• Libraries and the Arctic: Language Education Support

      Bordonaro, Karen; Angalik, Shelby (LIBREAS: Library Ideas, 2018-05)
      The Arctic inspires awe. This unique region of the world has been studied in many ways by many different disciplines. The discipline of librarianship can also add to its study. In this article, the authors, a practicing Canadian librarian at Brock University in Ontario and an Inuktitut student enrolled at the same university, offer a suggested role for libraries to play in the ongoing study of the Arctic. They explore and describe the role of libraries in supporting native Arctic language education. Support for learning and preserving native Arctic languages can be found in library collections, spaces and services. This article looks at support of native speakers and other interested language learners, support of language research, support of language preservation, and support of new publishing opportunities that can be provided by or through libraries. These language support examples come from a document analysis that perused web sites, conference proceedings, published scholarship in the form of books and articles, newspaper sources, and personal background knowledge of the authors. Documents were collected, categorized, and described. The language support categories that emerged illustrate the many different ways that libraries can engage in native Arctic language education support. In offering this role, the authors hope to provide a means for librarians to learn more about the Arctic as well as a way for libraries to contribute to knowledge of the Arctic.
    • Library Open Access publishing funds

      Yates, Elizabeth (SlideShare, 2014-05)
      Presentation on scope, successes and challenges facing library Open Access publishing funds delivered at the Canadian Association of Learned Journals meeting at Congress 2014, Brock University, St. Catharines, ON, Canada. Focus on Canada but also some info on the U.S.
    • Licensing, Demystified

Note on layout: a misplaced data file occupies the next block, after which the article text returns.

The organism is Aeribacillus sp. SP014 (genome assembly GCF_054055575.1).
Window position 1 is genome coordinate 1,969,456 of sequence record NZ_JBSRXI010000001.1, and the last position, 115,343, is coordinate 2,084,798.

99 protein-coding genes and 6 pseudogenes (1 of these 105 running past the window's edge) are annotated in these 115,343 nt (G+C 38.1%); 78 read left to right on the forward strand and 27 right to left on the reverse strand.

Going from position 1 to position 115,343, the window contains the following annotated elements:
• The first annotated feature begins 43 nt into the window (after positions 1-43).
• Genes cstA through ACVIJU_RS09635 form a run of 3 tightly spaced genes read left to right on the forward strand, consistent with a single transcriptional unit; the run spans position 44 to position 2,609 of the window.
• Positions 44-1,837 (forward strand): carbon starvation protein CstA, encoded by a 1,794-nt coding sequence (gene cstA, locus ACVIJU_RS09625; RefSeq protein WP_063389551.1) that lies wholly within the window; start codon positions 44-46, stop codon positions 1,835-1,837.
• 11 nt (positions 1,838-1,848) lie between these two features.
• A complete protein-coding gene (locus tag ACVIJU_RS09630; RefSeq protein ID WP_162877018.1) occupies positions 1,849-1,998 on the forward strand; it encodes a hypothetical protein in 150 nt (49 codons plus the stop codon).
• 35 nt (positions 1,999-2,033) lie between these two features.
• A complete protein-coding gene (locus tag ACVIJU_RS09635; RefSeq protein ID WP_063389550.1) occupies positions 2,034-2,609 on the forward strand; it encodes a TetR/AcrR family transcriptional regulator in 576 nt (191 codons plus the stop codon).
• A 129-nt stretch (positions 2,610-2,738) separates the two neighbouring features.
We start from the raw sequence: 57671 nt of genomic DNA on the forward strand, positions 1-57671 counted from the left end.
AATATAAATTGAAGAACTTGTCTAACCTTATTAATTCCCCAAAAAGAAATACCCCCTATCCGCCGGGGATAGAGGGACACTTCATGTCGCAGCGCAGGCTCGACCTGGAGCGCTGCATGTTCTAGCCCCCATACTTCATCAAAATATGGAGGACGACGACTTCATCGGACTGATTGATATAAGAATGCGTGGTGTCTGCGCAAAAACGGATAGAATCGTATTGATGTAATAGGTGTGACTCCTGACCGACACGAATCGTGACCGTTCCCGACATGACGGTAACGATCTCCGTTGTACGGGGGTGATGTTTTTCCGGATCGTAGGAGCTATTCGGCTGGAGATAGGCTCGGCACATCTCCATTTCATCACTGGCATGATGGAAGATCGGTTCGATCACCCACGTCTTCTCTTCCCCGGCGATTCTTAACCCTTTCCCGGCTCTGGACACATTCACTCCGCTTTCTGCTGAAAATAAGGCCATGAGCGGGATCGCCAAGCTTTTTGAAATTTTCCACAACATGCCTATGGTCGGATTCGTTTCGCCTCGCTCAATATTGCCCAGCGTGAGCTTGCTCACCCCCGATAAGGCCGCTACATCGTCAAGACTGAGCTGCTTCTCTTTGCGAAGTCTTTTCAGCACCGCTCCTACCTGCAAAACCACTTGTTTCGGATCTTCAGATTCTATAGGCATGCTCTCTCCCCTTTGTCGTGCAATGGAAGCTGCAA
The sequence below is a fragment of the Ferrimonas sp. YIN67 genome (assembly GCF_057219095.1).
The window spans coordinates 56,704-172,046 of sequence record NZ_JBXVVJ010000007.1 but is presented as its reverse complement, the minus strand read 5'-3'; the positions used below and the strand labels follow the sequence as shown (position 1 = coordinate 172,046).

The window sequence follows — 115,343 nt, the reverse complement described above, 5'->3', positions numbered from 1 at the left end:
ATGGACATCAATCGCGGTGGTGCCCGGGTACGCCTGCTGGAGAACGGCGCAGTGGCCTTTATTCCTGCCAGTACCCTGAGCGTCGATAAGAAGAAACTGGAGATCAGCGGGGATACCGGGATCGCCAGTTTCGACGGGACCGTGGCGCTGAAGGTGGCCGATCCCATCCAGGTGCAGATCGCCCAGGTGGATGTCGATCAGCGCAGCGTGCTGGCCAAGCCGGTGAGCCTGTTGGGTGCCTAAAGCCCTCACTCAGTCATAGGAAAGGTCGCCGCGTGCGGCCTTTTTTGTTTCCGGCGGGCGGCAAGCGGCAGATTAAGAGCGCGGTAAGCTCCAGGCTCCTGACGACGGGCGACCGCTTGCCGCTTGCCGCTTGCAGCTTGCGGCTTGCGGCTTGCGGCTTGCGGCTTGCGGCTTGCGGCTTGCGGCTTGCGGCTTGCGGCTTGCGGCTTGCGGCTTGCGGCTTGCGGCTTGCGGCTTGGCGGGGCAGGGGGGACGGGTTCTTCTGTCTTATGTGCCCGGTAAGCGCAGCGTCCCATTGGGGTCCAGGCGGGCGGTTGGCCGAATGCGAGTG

Gibson, Ian (2019-02)
      Slides from 2019 OLA Conference presentation
    • Multiple Roles of Librarians

      Alsop, Justine; Bordonaro, Karen (Electronic Journal of Academic and Special Librarianship, 2007)
      a survey of academic librarians investigating other roles on campus they may work in besides that of librarian (ex. ESL teacher, aerobics instructor)
    • Open Access funds: getting a bigger bang for our bucks

      Yates, Elizabeth; Hampson, Crystal; Moore, Patricia; Glushko, Robert (2015-11)
    • Open Access funds: getting a bigger bang for our bucks

      Yates, Elizabeth; Hampson, Crystal; Moore, Patricia; Glushko, Robert (Charleston Library Conference 2015, 2015-11)
      Many libraries offer open access publishing funds to support authors in paying article processing charges (APC) levied by some OA journals. However, there are few standard practices for managing or assessing these funds. The Open Access Working Group (OAWG) of the Canadian Association of Research Libraries (CARL) was asked to investigate and articulate best practices for successful open access fund management. In spring 2015, the OAWG surveyed Canadian academic libraries with OA funds to review their criteria and collect feedback on current practices. The survey proved timely because many OA funds are under review. Shrinking budgets, ending pilots, and questions around scale and sustainability of funds provide context for some institutions revisiting or reconfiguring these funds. At the same time, Canada’s principal funding agencies have issued the new Tri-Agency Open Access Policy on Publications (effective May 2015) which mandates open access for funded research and which is increasing the demand from researchers for financial support from their institutions to pay APCs and other OA costs. This paper addresses findings of the survey, some best practices for open access publishing fund management, counter-arguments for OA funds, as well as other strategies developed by international agencies including SPARC.
    • Overcoming Language Barriers for Non-Native Speakers of English: Learner Autonomy in Academic Libraries

      Bordonaro, Karen (Association of College & Research Libraries, 2019)
      The purpose of this chapter is to give librarians a brief overview of the theory of learner autonomy and to explain how fostering its presence in libraries can help overcome language barriers for non-native speakers of English.
    • Perceptions of Technology and Manifestations of Language Learner Autonomy

      Bordonaro, Karen (Computer-Assisted Language Learning Electronic Journal, 2003-06)
      a grounded theory study investigating perceptions of technology by learners of English as a second language